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Salinas rally set as EPA reverses planned pesticide ban

Pacific Northwest Agricultural Safety and Health Center via Creative Commons
Formulations containing chlorpyrifos were removed from the consumer market in 2000.

Farmworkers and activists plan to gather Friday at noon in Salinas; they are rallying to publicly call on Governor Brown to ban a pesticide called chlorpyrifos.  The U.S. Environmental Protection Agency (EPA) was scheduled to announced on March 31 the equivalent of a total ban on the pesticide because a court and EPA scientists had found it unsafe. But under the Trump administration, the EPA reversed its ban decision on Wednesday.

"EPA has concluded that, despite several years of study, the science addressing neurodevelopmental effects remains unresolved and that further evaluation of the science during the remaining time for completion of registration review is warranted to achieve greater certainty as to whether the potential exists for adverse neurodevelopmental effects to occur from current human exposures to chlorpyrifos," reads the order reversing the proposed ban.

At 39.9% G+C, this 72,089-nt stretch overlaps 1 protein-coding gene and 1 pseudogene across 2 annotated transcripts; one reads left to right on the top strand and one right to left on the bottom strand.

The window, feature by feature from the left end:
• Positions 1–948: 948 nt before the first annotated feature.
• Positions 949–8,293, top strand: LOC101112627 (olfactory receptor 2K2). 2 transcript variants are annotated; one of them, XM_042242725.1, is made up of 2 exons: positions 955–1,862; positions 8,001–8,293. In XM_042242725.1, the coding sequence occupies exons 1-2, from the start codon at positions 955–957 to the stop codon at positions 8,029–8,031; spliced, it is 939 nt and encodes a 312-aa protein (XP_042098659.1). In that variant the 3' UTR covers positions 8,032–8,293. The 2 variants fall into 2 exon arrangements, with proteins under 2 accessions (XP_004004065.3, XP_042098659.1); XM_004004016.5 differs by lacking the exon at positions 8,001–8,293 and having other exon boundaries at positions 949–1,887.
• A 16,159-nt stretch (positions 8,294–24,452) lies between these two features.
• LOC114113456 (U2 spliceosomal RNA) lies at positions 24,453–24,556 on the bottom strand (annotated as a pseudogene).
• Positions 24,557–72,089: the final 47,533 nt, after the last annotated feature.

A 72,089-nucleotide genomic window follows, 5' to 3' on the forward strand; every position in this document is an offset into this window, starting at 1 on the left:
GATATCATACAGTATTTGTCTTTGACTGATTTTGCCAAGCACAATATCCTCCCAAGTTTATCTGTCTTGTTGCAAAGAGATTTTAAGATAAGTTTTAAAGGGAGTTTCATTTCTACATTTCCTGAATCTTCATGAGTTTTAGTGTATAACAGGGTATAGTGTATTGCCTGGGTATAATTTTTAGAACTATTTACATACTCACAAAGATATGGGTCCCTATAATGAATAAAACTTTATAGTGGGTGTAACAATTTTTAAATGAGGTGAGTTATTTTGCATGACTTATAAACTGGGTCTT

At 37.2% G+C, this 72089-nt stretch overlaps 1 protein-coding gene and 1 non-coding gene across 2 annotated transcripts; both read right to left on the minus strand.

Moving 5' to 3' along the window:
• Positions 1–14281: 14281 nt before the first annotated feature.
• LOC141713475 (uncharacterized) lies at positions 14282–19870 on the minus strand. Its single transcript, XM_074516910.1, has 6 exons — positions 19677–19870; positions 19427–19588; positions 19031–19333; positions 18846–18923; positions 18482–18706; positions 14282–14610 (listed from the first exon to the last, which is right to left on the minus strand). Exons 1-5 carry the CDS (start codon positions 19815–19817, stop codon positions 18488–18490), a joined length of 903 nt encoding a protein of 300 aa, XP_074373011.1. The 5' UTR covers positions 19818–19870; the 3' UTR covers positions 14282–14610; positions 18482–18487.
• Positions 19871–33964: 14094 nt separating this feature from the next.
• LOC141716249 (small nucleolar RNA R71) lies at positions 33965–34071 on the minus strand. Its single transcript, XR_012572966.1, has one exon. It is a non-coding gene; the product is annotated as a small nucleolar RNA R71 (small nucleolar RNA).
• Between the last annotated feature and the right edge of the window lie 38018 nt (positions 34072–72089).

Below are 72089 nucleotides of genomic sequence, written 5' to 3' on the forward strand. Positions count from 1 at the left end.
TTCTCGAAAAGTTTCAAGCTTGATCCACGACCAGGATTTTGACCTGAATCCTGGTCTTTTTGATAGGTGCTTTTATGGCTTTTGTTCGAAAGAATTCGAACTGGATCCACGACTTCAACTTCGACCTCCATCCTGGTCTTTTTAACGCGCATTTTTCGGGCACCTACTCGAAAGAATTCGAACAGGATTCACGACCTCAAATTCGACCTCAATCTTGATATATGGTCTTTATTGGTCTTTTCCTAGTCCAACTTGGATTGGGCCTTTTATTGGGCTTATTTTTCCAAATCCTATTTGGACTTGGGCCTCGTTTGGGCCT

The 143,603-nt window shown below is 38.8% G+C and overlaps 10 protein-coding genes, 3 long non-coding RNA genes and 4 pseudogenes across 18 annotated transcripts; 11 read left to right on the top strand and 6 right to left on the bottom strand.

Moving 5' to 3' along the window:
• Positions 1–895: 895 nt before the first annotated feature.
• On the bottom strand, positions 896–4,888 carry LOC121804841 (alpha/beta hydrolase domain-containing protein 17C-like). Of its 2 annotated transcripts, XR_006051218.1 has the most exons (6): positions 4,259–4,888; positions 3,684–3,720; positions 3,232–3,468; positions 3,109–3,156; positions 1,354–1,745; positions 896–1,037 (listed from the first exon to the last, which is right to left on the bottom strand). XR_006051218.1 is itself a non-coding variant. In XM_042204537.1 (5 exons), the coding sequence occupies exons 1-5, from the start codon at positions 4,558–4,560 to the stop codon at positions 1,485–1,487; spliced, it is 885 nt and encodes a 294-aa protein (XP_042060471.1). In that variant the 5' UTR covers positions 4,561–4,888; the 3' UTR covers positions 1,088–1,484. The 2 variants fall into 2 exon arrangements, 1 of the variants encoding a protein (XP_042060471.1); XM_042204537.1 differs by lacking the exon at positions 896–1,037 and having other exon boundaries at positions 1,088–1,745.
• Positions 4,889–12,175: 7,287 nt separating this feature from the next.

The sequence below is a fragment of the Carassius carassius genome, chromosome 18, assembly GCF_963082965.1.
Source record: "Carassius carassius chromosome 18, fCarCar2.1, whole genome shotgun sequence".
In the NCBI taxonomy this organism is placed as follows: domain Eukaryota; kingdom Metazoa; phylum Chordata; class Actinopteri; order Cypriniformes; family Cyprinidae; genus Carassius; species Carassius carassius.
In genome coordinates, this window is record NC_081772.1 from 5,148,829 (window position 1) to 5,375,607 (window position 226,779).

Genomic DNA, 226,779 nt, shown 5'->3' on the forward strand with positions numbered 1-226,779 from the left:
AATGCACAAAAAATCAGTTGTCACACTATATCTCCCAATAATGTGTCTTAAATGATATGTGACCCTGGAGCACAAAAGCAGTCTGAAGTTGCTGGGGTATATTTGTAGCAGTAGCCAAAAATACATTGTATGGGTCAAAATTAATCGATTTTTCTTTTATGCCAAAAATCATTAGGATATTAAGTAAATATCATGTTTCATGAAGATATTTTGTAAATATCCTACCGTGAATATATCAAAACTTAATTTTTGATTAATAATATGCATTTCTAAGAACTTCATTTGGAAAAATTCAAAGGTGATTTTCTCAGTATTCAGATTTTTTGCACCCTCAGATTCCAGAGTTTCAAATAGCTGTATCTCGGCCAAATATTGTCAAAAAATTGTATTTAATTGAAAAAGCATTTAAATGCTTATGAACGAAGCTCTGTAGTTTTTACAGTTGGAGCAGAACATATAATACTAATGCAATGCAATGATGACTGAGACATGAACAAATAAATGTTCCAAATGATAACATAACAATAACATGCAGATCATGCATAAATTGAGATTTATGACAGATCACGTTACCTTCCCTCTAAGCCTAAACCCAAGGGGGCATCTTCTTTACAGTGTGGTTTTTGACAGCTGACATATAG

Now medical professionals and representatives of groups like the United Farm Workers and the Center for Farmworker Families are asking the state to ban the pesticide’s use in California.

Lucia Calderon is spokesperson for a group called Safe Ag Safe Schools. She says about twenty eight thousand pounds of chlorpyrifos is used on crops in Monterey County each year.

"Chlorpyrifos is a specific pesticide. It’s particularly ugly because it’s a really potent neurotoxin," Calderon said. "It was actually banned for residential use in 2000, because of its associations with developmental harm. But it is still used very widely for agriculture.

The National Pesticide Information Center says exposure to the chlorpyrifos is linked to autism, developmental delays and attention deficit disorders.

Chlorpyrifos is made by Dow AgroSciences, which maintains the pesticide is safe and is "one of the most thoroughly studied insecticides on record."

"Dow AgroSciences supports U.S. Environmental Protection Agency’s decision," the company said in a March 30 statement. "Dow AgroSciences remains confident that authorized uses of chlorpyrifos products offer wide margins of protection for human health and safety. This is the right decision for farmers who, in about 100 countries, rely on the effectiveness of chlorpyrifos to protect more than 50 crops. We will continue to cooperate with EPA under the established regulatory process in its scientific review of this vital crop protection solution," 

Friday's noon rally - held on Cesar Chavez Day - will take place at the historic Monterey County Jailat 142 W. Alisal Street in Salinas.